Criminologist withdraws from fight to free Luke Mitchell

Sandra Lean, left, with Corinne Mitchell. Picture: Hemedia
Sandra Lean, left, with Corinne Mitchell. Picture: Hemedia
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A CRIMINOLOGIST who spearheaded efforts to overturn Luke Mitchell’s conviction for the murder of his girlfriend Jodi Jones has withdrawn from the campaign to free him.

Dr Sandra Lean, who highlighted his case in her book No Smoke! The Shocking Truth About British Justice, led the battle against Mitchell’s life sentence alongside his mother, Corinne.

Her withdrawal follows a ruling by the Scottish Criminal Cases Review Commission (SCCRC), which found there were no grounds to challenge the guilty verdict.

Following the report’s publication, Dr Lean admitted it was a “shattering blow” to the long-running campaign to clear 25-year-old Mitchell’s name, but said he would “not give up his fight”.

Sources said Mrs Mitchell had become unhappy with Dr Lean’s involvement in the wake of the SCCRC ruling, which followed two years of investigation by Scotland’s official justice watchdog.

Dr Lean would not comment on any factors behind her departure, adding the “reasons would remain private as a matter of respect”.

Mrs Mitchell confirmed Dr Lean had left, but did not want to comment further.

Dr Lean said: “I really have nothing to say about this. I believe Luke is 100 per cent completely innocent. The reason for my withdrawal will remain private as a matter of respect.”

Dr Lean added she would not be involved with the website and forum set up to promote Mitchell’s cause as “I no longer have power of attorney”.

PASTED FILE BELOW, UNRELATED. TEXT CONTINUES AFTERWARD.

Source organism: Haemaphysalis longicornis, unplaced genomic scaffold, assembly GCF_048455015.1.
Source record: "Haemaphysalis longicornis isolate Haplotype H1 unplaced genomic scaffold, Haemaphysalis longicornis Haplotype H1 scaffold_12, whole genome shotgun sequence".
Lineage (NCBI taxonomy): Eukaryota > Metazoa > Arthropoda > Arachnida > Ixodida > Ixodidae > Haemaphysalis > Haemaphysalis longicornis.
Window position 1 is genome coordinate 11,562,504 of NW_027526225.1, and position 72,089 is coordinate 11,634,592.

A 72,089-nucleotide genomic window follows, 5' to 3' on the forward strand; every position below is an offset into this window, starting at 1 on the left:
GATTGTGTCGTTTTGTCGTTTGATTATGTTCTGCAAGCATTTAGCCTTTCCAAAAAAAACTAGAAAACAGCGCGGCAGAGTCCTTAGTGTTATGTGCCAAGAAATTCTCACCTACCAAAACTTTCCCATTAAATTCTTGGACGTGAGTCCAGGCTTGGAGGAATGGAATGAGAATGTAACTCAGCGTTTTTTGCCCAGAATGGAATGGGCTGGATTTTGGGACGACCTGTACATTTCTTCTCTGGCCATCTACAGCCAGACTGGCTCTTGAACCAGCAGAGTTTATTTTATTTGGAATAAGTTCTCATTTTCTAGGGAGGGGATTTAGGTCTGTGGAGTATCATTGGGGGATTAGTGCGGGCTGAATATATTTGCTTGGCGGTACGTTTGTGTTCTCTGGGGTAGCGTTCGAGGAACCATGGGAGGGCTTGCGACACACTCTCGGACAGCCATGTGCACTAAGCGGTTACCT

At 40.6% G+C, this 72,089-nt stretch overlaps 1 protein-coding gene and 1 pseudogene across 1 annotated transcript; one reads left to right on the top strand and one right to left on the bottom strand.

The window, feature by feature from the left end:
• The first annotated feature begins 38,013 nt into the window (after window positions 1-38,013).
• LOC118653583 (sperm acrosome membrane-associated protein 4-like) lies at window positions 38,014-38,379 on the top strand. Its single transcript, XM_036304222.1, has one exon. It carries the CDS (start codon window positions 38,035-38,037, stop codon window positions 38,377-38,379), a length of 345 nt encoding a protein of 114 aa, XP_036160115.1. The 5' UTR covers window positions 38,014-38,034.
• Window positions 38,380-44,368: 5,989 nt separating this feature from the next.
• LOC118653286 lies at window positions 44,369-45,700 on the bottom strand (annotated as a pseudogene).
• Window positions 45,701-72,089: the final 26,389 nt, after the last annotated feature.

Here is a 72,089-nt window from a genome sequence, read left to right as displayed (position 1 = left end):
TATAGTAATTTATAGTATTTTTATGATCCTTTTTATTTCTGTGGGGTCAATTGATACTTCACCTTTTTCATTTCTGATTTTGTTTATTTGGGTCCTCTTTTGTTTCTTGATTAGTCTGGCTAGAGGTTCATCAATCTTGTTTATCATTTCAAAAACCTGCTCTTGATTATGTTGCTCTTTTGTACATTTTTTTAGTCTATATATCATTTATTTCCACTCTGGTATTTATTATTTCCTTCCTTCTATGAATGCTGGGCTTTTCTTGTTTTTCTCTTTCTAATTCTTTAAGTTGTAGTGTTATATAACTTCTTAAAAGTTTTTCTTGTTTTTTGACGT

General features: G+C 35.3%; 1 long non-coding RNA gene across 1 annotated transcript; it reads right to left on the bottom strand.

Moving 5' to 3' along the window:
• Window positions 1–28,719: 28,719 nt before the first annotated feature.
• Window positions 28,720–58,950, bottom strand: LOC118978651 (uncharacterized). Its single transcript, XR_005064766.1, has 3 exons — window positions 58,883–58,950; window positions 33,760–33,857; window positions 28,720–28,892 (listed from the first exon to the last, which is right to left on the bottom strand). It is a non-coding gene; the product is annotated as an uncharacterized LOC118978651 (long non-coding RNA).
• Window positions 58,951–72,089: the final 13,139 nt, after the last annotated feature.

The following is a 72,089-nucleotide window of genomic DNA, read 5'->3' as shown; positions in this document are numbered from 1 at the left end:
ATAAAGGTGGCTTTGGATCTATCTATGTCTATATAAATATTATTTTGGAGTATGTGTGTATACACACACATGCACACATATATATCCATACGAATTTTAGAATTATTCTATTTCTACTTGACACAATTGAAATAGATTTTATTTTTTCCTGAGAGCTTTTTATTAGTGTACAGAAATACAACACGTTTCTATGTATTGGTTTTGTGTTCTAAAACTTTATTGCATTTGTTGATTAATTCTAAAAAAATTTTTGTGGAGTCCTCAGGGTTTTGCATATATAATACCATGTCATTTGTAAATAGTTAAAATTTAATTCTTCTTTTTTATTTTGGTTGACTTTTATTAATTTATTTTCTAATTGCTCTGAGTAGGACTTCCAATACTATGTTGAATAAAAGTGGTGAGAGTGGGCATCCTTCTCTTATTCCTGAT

But a source said: “Mrs Mitchell blames Dr Lean for the SCCRC appeal failing, which is completely wrong. Dr Lean has dedicated ten years of her life to the cause and has done a really good job.

“It’s appalling for her to be treated this way and it’s left the campaign in disarray.”

Mitchell was 15 when he stabbed his 14-year-old girlfriend to death in Easthouses, Midlothian.

Dr Lean, a psychology and sociology graduate, lived a five-minute drive from the wooded lane where Jodi was killed in June 2003.

Concluding the case against Mitchell was circumstantial and the police investigation botched, she carried out her own inquiry – interviewing key people, tracing and timing the route Mitchell was alleged to have taken and scanning hundreds of pages of evidence, statements and transcripts.

The SCCRC recently ruled that although Mitchell’s rights were infringed when he was questioned by police, he was not the victim of a miscarriage of justice as the evidence from the interrogations was not needed to prove the case against him.